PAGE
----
Issues with a tree crown can often be fixed with proper pruning. Late winter and early spring are the best times to begin trimming to solve crown issues.
1. A Low Crown
A crown that begins too low on the trunk can be a nuisance. Low branches make it difficult to walk beneath the tree, which can compromise your ability to do general landscape tasks around the tree. Sometimes the issue is that the main lower branches are all too low, or it could just be one or two branches that are lower than the main crown. Regardless, it is possible to raise the crown.
The tree can be trimmed so that the lowest branches begin about a third of the way up, so you can raise the branches on an 18-foot tall tree to the 6-foot mark on the trunk. Trim off the excess branches so they are flush to the trunk. You don't want any stubs protruding as this slows healing.
2. Overgrown Crown
An overgrown crown is a bit more difficult to fix. Overgrown crowns are those with branches encroaching into unwanted areas, such as scraping against your roof. A crown is also considered overgrown if it looks shabby due to uneven growth amongst all the branches.
A general rule is to remove no more than a third of the length of the main branches. To reduce the crown, trim back all of the branches to create a rounded canopy. Repeat this process each year to gradually reduce the spread of the crown to a more manageable size. Avoid topping the tree, which just cuts the top off to reduce height. Topped trees look bad and they are more prone to diseases and poor future growth patterns.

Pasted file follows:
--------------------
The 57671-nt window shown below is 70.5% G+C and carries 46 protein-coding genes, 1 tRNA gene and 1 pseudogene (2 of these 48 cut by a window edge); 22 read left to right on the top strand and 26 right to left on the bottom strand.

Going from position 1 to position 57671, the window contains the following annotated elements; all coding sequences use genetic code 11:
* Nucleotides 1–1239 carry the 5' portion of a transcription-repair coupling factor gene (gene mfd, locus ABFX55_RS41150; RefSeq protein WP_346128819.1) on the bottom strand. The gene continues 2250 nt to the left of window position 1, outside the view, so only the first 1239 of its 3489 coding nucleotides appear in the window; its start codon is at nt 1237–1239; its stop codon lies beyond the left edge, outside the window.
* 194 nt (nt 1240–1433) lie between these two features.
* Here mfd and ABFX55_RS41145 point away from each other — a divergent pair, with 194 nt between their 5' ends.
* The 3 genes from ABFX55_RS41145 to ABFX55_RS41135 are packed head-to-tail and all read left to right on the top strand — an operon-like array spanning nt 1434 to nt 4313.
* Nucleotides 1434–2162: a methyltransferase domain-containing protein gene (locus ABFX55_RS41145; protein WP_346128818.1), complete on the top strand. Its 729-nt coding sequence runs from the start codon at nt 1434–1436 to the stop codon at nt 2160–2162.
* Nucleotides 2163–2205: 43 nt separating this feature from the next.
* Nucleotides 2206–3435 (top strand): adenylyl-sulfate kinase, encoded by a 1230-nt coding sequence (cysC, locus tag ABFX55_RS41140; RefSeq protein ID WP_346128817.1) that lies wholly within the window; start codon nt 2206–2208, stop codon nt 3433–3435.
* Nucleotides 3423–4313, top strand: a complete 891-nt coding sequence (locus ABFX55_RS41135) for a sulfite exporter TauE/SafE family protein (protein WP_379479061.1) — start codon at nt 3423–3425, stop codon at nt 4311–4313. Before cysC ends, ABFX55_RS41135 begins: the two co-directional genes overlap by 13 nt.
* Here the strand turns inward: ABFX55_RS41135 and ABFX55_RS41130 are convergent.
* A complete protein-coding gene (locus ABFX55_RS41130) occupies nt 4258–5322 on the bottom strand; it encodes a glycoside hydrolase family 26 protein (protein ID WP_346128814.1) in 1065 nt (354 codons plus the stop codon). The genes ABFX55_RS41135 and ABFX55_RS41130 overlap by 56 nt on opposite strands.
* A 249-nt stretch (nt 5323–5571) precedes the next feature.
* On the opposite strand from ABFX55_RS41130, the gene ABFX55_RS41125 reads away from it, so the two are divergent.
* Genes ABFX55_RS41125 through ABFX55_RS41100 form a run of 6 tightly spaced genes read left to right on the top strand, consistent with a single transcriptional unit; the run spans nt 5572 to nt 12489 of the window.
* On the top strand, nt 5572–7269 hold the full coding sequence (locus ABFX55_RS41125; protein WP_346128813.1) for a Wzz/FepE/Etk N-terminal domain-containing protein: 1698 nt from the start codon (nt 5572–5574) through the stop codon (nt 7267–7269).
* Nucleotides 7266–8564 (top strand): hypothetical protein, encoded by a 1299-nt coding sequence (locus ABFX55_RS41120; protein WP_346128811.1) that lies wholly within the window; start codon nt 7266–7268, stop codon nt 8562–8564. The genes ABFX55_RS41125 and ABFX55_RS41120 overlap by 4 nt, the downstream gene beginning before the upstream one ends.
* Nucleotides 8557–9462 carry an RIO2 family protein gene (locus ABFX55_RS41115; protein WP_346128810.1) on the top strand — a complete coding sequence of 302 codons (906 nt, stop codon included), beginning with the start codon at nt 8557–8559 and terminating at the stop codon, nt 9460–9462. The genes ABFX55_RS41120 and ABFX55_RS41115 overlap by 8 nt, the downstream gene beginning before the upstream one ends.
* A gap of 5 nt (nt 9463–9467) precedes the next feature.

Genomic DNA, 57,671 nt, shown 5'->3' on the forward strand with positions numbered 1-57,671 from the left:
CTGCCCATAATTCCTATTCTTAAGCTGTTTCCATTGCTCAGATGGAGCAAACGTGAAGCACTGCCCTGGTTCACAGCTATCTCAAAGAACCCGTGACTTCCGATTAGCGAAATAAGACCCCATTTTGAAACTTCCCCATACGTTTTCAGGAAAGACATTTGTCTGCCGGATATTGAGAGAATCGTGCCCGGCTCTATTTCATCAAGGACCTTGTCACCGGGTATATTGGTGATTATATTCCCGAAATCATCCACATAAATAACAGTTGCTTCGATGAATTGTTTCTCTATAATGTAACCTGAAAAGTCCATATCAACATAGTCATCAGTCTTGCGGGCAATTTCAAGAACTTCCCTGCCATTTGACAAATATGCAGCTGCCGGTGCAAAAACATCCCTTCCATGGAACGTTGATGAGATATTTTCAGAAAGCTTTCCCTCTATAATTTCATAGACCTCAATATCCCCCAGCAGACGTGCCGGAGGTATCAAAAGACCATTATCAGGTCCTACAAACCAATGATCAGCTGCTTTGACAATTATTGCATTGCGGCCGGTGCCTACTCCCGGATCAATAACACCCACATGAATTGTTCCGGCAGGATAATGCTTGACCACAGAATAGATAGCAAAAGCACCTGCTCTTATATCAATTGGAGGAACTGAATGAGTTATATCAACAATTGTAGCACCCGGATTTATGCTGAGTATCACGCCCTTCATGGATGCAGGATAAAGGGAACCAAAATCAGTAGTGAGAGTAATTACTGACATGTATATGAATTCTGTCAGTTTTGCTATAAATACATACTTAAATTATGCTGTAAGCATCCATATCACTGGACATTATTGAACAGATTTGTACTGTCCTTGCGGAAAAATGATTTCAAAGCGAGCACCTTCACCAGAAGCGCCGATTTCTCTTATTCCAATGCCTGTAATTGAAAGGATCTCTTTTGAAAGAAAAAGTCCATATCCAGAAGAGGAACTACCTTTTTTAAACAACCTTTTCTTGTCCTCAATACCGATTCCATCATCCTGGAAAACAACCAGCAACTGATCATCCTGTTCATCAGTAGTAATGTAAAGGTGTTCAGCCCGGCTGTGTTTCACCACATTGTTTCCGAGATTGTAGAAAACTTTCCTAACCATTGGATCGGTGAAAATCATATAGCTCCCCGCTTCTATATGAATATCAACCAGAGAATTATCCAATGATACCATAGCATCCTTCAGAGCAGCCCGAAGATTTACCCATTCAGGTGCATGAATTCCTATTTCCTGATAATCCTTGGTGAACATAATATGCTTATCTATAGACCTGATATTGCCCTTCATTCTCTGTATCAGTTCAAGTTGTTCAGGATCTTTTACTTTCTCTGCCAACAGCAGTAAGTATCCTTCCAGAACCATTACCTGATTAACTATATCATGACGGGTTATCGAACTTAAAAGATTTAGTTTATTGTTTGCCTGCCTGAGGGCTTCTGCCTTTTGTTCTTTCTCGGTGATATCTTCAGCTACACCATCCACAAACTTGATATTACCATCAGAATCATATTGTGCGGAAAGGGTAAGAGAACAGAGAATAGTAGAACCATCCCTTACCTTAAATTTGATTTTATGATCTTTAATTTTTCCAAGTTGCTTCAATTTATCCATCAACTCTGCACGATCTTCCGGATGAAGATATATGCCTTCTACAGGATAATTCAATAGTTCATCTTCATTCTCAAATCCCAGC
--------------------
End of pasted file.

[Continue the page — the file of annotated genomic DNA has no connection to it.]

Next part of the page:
3. Dense Crown
Density can be a problem, as well. When the crown has overly dense growth there is no room for air circulation or light penetration. Issues with diseases like mildew increase, and the leaves may begin to die. Another issue is friction damage, as one branch rubs against another.
Thinning is the solution for an overly dense crown. First, any dead or broken branches are removed. Then, rubbing branches are located and the weaker of each set is removed to prevent future rubbing. If the crown still seems dense after this, then about a fourth of the healthy branches will be trimmed out to further open up the crown.
Contact a tree trimming service if your tree has crown issues to address.Share